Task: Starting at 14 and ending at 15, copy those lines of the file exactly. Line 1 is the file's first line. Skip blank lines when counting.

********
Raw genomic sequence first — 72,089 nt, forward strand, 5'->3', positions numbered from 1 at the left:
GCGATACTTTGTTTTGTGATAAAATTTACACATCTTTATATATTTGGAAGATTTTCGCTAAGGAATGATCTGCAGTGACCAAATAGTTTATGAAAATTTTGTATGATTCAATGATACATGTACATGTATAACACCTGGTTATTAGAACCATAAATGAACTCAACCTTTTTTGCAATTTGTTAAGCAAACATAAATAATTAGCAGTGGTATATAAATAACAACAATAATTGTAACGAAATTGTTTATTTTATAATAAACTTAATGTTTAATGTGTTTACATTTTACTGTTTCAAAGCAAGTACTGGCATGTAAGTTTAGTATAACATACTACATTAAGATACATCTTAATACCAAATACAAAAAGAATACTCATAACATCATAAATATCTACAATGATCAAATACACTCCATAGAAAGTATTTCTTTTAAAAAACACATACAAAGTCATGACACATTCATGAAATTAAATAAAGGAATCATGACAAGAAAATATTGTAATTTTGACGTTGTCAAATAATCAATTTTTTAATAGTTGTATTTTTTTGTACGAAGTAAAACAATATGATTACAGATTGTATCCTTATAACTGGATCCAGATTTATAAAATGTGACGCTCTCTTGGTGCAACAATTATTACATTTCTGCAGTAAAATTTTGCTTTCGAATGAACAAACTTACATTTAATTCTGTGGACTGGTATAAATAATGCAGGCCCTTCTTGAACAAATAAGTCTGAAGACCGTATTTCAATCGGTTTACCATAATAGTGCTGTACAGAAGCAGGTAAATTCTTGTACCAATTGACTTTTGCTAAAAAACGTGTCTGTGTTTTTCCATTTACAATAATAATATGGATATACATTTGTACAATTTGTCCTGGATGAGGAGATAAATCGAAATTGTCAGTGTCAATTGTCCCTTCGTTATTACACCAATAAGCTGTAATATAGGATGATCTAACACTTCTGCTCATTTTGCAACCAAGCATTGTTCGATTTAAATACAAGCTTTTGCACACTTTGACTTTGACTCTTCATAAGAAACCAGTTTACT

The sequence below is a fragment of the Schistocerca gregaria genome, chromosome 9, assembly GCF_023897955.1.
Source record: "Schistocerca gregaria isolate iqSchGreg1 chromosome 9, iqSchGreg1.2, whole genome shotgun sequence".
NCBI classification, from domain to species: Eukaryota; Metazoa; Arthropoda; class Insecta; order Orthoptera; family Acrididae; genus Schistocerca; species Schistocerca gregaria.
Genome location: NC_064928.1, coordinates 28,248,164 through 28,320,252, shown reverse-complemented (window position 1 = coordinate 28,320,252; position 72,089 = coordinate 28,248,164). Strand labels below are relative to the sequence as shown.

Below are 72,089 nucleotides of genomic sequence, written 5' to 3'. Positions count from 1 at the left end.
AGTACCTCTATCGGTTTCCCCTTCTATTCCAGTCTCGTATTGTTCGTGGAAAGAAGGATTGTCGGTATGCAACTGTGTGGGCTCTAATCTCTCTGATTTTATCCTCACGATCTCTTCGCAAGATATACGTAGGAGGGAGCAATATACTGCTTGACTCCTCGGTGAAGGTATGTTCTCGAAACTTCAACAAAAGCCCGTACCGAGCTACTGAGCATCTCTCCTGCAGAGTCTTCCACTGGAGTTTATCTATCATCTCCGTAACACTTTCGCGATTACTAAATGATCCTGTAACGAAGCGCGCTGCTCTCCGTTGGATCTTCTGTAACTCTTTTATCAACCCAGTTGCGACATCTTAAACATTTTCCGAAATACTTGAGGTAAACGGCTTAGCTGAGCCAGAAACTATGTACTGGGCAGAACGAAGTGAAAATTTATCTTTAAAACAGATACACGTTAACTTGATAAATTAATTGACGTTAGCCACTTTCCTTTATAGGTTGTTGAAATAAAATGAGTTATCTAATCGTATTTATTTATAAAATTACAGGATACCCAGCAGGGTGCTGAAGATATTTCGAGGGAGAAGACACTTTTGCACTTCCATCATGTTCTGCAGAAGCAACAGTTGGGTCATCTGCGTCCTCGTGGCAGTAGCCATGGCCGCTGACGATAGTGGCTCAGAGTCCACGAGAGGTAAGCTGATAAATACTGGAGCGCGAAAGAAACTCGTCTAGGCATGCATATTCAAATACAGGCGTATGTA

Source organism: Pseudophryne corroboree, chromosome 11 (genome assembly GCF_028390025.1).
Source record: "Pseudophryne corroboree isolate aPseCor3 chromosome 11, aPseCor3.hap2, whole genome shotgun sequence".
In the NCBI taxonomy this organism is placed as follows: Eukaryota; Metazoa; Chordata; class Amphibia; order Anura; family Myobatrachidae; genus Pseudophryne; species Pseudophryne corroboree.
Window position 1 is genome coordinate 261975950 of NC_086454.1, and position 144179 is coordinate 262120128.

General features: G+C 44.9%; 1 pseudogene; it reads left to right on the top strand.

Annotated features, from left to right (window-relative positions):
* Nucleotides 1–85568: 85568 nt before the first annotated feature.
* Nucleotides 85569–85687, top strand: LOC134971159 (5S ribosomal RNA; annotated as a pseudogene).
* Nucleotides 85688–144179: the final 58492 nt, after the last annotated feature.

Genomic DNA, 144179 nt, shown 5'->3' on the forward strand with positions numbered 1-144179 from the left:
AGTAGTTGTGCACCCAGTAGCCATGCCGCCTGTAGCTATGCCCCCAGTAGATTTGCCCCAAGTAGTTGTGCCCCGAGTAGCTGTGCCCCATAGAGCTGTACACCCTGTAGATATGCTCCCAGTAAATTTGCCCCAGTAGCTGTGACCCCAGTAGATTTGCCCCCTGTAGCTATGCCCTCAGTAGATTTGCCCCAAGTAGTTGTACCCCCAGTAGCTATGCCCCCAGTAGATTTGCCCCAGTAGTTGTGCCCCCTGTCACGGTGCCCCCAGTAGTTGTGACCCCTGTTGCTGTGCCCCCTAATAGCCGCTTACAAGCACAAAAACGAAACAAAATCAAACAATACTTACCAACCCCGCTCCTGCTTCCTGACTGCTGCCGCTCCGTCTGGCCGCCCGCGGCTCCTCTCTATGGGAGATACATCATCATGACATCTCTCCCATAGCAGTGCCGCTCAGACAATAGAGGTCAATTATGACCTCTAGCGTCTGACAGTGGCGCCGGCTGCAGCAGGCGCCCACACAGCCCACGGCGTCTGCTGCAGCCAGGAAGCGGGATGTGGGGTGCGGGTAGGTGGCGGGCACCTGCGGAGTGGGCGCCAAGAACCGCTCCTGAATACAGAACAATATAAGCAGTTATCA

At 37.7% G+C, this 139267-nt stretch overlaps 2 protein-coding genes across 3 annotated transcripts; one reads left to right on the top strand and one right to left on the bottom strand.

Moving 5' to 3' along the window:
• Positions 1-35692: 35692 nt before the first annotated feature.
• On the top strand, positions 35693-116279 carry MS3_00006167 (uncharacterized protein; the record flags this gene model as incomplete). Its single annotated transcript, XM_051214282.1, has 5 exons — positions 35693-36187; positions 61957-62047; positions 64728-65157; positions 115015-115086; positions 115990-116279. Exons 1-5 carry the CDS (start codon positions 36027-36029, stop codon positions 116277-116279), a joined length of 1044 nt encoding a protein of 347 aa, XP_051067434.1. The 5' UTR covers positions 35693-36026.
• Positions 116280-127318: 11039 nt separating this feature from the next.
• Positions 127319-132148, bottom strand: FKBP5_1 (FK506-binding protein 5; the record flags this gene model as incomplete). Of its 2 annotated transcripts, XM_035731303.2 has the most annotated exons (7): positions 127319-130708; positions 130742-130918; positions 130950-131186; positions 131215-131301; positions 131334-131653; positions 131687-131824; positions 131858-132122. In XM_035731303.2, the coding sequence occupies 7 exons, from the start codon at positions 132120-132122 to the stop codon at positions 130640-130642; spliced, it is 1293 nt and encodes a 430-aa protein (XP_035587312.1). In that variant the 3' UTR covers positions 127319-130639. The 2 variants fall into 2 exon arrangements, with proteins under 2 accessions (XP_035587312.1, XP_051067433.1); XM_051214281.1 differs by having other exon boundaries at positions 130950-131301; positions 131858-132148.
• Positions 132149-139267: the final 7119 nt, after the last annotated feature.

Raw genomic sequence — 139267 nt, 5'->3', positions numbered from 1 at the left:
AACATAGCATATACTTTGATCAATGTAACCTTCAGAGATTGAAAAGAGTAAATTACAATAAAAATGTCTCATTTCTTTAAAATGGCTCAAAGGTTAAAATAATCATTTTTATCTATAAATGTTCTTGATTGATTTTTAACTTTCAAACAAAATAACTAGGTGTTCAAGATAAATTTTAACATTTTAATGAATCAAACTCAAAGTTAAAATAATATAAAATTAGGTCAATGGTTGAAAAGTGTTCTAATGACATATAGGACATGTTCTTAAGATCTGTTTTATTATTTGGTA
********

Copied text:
Annotated features, from left to right (window-relative positions):
* Nucleotides 1–85568: 85568 nt before the first annotated feature.